The Government of Canada commemorates Abraham Moses Klein and Hirsch Wolofsky for their national historic significance
November 19, 2017 Montreal (Quebec) Parks Canada
Canada’s national parks and historic sites enable Canadians to discover their rich and varied history in a special way. To celebrate the 150th anniversary of Confederation in 2017, the Government of Canada invites Canadians to experience the outdoors and learn more about its history.
Anthony Housefather, Member of Parliament for Mount Royal, and David de Burgh Graham, Member of Parliament for Laurentides-Labelle, on behalf of the Minister of Environment and Climate Change and Minister responsible for Parks Canada, Catherine McKenna, today commemorated the national historic significance of Abraham Moses Klein and Hirsch Wolofsky. A special ceremony was held in Montreal with a member of the Historic Sites and Monuments Board of Canada, political representatives, and members of both persons’ families.
The Government of Canada is committed to connecting Canadians to the significant people, places, and events that contributed to our country’s diverse heritage. A lawyer, journalist, public relations officer, and teacher, Abraham Moses Klein was first and foremost a defining figure of the Judaic literature and a major Canadian writer. His writings explore both his Jewish-Canadian culture and the sentiments and aspirations of those who witnessed the events that marked the history of Jews in the first half of the 20th century. As a poet, Klein was part of the “Montreal Group”, a group of poets who considerably influenced English Canadian literature and who contributed greatly to the renewal of poetry of his era.
As for Hirsch Wolofsky, he was in the center of the Montreal Jewish community’s identity development during the first half of the 20th century. As an editor and journalist, he founded the Eagle Publishing Company in 1907, which published the first major Yiddish newspaper in Canada. He also contributed to the survival of one of the oldest English-language Jewish newspaper in the country, the Canadian Jewish Times. Wolofsky’s publications contributed to the education and advocacy of Canadian Jews. The rich cultural and religious life of the present Montreal Jewish community results from the labours of pioneers such as Hirsch Wolofsky.
As part of the centennial of national historic sites, Parks Canada invites Canadians to discover and be inspired by the stories of the people, places, and events that shaped the Canada of today. Take advantage of 2017, and come discover Canada’s histories with Parks Canada.
“The Government of Canada is pleased to commemorate Abraham Moses Klein and Hirsch Wolofsky for their national historic significance. The work of these two men is considered today an invaluable historic testimony of the cultural expression of the Montreal Jewish community of their period. As we celebrate the 150th anniversary of Confederation, I encourage all Canadians to take this opportunity to learn more about these remarkable men and their important roles in our country's history.”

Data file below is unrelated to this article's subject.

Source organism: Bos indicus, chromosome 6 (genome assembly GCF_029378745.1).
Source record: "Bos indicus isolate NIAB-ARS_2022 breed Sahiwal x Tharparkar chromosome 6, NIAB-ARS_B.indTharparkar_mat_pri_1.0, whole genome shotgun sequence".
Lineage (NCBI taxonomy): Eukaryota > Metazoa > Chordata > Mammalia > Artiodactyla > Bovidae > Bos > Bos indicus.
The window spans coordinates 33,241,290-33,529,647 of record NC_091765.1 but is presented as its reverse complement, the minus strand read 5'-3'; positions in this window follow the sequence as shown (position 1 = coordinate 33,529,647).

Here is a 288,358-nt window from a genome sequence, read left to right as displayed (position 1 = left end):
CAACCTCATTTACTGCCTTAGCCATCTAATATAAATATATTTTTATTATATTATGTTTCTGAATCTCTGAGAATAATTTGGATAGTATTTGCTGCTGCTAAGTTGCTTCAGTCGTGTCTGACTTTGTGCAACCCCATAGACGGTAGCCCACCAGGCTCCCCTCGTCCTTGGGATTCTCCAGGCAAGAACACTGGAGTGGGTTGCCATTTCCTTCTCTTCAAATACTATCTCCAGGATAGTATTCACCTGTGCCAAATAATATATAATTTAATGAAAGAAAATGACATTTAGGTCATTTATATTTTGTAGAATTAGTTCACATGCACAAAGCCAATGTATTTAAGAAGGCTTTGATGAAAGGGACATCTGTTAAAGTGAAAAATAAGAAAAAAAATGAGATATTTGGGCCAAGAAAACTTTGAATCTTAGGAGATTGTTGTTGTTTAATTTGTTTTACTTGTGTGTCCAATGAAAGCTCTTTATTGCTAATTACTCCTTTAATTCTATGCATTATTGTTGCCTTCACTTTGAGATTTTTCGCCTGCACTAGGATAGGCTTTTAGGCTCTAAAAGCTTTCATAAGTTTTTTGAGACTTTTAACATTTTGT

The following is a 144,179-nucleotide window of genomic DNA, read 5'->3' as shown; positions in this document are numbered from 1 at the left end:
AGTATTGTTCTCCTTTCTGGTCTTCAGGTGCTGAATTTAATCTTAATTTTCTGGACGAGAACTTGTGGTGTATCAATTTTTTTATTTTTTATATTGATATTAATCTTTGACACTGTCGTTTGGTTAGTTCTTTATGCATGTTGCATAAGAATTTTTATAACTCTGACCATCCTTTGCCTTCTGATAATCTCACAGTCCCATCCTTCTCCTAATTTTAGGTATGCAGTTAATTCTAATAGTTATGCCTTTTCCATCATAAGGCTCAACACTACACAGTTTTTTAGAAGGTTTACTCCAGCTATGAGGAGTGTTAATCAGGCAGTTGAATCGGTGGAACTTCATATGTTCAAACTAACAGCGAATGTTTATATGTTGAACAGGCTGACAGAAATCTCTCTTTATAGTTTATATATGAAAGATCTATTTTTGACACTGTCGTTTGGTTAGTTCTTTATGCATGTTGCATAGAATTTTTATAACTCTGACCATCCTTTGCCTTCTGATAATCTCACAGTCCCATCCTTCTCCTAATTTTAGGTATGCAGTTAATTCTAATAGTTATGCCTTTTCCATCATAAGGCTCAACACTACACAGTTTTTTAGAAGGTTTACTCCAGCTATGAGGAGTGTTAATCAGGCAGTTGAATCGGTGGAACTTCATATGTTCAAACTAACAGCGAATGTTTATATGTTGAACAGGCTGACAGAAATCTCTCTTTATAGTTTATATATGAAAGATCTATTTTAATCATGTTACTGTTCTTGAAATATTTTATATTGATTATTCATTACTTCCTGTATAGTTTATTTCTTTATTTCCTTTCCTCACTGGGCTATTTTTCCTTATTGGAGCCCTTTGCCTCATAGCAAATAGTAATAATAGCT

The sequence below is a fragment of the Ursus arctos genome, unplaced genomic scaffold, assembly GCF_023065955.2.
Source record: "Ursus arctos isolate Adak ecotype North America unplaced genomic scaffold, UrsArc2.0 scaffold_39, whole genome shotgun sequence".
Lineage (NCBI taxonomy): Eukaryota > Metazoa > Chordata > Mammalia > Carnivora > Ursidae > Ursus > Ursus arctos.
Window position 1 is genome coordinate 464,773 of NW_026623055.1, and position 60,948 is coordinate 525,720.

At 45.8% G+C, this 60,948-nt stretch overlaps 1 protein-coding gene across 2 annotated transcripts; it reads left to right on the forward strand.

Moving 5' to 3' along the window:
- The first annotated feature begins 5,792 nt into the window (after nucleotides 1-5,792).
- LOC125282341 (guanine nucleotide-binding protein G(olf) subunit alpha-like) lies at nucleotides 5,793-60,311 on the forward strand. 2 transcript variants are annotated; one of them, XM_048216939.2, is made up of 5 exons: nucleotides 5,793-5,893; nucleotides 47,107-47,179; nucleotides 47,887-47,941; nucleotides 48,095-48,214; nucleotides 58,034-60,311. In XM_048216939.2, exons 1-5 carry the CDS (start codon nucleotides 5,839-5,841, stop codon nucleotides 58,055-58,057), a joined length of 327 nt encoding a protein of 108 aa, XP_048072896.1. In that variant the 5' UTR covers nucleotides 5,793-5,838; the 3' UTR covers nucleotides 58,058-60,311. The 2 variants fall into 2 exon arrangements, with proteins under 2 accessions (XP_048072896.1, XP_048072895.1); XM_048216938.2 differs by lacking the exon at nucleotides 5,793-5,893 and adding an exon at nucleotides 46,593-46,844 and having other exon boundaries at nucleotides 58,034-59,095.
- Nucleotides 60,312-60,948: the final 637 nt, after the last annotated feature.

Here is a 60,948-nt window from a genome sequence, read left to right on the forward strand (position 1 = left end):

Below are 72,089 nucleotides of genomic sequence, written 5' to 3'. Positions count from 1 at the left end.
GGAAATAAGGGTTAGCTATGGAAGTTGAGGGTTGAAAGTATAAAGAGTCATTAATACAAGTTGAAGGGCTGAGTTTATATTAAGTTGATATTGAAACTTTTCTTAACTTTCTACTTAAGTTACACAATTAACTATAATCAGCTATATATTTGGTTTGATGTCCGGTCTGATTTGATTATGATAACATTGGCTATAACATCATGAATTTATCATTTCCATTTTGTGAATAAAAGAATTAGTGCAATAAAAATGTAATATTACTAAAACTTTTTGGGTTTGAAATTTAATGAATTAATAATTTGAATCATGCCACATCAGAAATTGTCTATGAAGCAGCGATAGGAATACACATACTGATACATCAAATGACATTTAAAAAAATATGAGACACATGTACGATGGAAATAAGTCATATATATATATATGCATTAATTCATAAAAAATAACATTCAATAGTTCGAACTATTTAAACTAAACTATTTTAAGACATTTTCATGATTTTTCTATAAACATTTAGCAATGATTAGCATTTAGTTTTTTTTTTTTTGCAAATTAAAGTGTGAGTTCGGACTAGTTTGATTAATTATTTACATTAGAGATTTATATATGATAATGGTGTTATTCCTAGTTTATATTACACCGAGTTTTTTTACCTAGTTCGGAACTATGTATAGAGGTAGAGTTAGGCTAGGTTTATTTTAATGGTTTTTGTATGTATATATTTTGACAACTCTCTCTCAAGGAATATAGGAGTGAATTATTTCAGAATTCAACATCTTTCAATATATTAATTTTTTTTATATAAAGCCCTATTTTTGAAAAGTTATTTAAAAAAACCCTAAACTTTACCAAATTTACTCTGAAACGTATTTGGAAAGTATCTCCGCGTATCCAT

Member of Parliament for Mount Royal
“I am very pleased to be here today to honour these two personalities who built a lasting legacy in the country’s Jewish community. This is part of my family’s history and I am very proud of it. It is important for all of us, especially for the current generation, to remember these two men who helped shape the identity of our community.”
David de Burgh Graham,
Member of Parliament for Laurentides-Labelle
A carrier of the heritage of Yiddish poets, Abraham Moses Klein was the first in Canada to publish Jewish poetry in the English language, capturing the sentiments, struggles, and aspirations of a generation that witnessed the destruction of European Jews and the creation of the state of Israel.
For over forty years, Hirsch Wolofsky, through his publications and personal actions, was actively involved in the creation and development of a number of local and national Jewish institutions, including the Canadian Jewish Congress (1919), the Jewish Community Council (1923), the United Talmud Torah of Montreal (1917), and the Jewish Public Library (1914).
Created in 1919, the Historic Sites and Monuments Board of Canada advises the Minister of Environment and Climate Change on the commemoration of the national historic significance of places, people, and events that have marked Canada’s history.
Officer, Historic Sites and Monuments Board of Canada
Mauricie and Western Quebec Field Unit
Parks Canada Agency
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